All our students are encouraged and helped towards making informed career choices. We have excellent relationships with many employers in diverse aspects of the Earth and planetary sciences, and students are actively guided towards achieving their potential at UCL in preparation for their future careers.
In addition to further study, main employment destinations include: exploration and production for mining, oil and engineering companies; groundwater resources management; investigating ground conditions associated with land use, such as planning, construction and waste disposal; geological surveying, and collecting geological information for maps and databases.
First destinations of recent graduates (2012-2014) from Earth Sciences programmes at UCL include:
- Graduate Manager, Network Rail
- Assistant Geologist, Geotechnical Consulting Group
- Geoenvironmental Engineer, WYG
*Data taken from the 'Destinations of Leavers from Higher Education' survey undertaken by HESA looking at the destinations of UK and EU students in the 2012-2014 graduating cohorts six months after graduation.
UCL is commited to helping you get the best start after graduation. Read more about how UCL Careers, UCL Advances and other entrepreneur societies here: Careers and skills.
“At UCL we go on up to three fieldtrips per year. This past year I have been to the Italian Apennines, Spanish Pyrenees and the Scottish Highlands. The fieldtrips really enhance knowledge learnt from lectures and enforces your understanding of the subject. The fieldtrips are also a great way of really bonding with fellow students and staff members, so I feel I have a great close network at UCL.”Ethan Petrou - Earth Sciences (International Programme) MSci (Fourth Year)
Fees and funding
The fees indicated are for undergraduate entry in the 2016/17 academic year.
- UK/EU students
- £9,000 (2016/17)
- Overseas students
- £21,320 (2016/17)
Fees for students entering UCL in September 2017 (i.e. for the 2017/2018 academic year) will be set in the summer of 2016 and published on the UCL Current Students website. Fees advertised by UCL are for the first year of the programme. UK/EU undergraduate fees are capped, but fees for other students may be subject to increase in future years of study by between 3-5%.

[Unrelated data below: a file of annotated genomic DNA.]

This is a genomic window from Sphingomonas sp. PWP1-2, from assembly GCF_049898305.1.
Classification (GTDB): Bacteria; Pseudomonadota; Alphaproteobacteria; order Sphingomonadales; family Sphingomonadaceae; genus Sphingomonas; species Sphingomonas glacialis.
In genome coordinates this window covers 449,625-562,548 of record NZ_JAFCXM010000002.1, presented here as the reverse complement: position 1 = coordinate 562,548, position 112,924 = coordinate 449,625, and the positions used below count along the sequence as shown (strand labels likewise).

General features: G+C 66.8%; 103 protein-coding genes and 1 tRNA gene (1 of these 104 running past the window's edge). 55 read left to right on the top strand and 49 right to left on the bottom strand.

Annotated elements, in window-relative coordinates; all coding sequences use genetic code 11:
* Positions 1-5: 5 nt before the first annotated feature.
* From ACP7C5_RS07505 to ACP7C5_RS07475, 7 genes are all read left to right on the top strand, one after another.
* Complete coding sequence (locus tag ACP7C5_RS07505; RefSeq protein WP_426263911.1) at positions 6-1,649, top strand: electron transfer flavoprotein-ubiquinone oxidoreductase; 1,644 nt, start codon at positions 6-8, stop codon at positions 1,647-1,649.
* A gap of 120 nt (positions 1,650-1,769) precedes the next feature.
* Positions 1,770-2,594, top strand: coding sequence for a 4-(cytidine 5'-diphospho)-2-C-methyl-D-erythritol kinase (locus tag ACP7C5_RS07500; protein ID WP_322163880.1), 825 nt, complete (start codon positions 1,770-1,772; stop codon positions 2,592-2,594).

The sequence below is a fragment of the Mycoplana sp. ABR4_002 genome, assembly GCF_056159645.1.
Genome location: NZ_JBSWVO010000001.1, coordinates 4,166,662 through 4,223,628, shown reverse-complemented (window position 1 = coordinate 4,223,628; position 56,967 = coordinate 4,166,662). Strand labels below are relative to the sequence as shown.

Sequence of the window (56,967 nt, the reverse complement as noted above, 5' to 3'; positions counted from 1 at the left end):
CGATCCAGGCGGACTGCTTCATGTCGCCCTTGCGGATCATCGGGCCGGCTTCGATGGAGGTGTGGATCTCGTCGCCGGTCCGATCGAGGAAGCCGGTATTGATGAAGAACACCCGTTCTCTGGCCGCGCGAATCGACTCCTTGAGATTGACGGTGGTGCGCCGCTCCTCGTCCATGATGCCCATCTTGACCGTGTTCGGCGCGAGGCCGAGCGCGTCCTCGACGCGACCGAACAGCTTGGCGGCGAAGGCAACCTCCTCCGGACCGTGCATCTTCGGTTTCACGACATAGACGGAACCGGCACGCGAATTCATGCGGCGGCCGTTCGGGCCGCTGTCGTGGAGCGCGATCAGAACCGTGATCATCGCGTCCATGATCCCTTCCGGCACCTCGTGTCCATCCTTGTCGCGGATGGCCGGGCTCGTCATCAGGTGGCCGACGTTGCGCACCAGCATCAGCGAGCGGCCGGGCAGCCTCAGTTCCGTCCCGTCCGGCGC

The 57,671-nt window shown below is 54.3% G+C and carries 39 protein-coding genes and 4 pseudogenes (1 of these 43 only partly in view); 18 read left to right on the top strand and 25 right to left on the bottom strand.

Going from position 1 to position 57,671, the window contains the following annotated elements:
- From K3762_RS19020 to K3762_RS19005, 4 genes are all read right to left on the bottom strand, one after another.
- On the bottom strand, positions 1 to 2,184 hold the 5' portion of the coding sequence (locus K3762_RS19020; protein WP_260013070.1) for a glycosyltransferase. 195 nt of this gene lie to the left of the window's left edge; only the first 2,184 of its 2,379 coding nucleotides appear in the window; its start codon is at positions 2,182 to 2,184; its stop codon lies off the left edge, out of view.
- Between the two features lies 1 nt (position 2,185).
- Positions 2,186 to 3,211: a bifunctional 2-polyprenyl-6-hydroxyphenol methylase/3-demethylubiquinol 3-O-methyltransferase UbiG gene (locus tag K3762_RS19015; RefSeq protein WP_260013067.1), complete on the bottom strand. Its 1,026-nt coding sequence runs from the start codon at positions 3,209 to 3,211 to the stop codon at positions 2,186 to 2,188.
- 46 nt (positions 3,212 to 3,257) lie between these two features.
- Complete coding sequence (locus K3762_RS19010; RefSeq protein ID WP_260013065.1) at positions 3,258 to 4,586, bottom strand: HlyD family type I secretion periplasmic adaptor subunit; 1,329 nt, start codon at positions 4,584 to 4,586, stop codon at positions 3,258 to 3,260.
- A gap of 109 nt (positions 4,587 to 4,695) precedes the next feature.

Various funding options are available, including student loans, scholarships and bursaries. UK students whose household income falls below a certain level may also be eligible for a non-repayable bursary or for certain scholarships. Please see the Fees and funding pages for more details.
The Scholarships and Funding website lists scholarships and funding schemes available to UCL students. These may be open to all students, or restricted to specific nationalities, regions or academic department.
Application and next steps
We will assess your application on the basis of your performance, or predicted performance academically, but we will also be looking for an indication of how your interest in natural and Earth sciences has developed, what aspects particularly appeal to you, and whether you have undertaken any research or reading to find out about the subject matter you wish to study.
How to apply
Application for admission should be made through UCAS (the Universities and Colleges Admissions Service). Applicants currently at school or college will be provided with advice on the process; however, applicants who have left school or who are based outside the United Kingdom may obtain information directly from UCAS.
Application deadline: 15 January 2017
We normally reach a decision on making an offer on the basis of the application alone. If you are resident in the UK and have been made an offer you will be invited to an applicant open day. This visit will include introductory talks on Earth sciences and our degree programmes, a tour of the department and UCL and a question and answer session.
Although we do recommend that all applicants who receive an offer visit UCL, we recognise that this is not always possible; applicants from regions distant from London and from outside the UK are not normally required to attend.
For further information on UCL's selection process see: Selection of students